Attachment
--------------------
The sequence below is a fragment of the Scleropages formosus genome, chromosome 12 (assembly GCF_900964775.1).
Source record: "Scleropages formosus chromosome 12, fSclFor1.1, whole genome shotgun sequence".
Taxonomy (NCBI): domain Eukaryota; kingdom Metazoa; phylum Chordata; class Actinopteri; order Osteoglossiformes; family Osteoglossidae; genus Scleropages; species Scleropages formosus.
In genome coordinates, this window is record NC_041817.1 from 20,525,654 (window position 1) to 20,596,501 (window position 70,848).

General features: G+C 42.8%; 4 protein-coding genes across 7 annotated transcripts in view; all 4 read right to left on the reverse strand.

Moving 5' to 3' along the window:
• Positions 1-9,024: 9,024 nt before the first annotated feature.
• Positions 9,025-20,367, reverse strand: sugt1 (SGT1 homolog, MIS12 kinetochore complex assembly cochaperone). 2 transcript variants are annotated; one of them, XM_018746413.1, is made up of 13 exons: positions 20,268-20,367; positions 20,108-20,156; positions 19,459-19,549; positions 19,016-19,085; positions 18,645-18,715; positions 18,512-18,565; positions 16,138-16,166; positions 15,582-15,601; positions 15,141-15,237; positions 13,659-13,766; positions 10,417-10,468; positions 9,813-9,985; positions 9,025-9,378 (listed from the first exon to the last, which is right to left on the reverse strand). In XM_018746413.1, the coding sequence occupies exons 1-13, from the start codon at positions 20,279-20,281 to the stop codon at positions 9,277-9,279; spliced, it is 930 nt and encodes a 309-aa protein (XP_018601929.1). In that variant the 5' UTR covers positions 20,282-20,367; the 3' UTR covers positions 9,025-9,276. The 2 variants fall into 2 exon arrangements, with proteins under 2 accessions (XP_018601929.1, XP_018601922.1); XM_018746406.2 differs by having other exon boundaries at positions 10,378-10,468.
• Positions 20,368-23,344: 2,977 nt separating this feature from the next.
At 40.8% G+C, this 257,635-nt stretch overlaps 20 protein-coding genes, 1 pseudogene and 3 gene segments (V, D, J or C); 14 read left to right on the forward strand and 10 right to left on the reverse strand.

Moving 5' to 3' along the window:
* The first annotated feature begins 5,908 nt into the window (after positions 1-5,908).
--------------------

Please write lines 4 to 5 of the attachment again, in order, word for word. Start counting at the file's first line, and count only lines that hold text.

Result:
In genome coordinates, this window is record NC_041817.1 from 20,525,654 (window position 1) to 20,596,501 (window position 70,848).

General features: G+C 42.8%; 4 protein-coding genes across 7 annotated transcripts in view; all 4 read right to left on the reverse strand.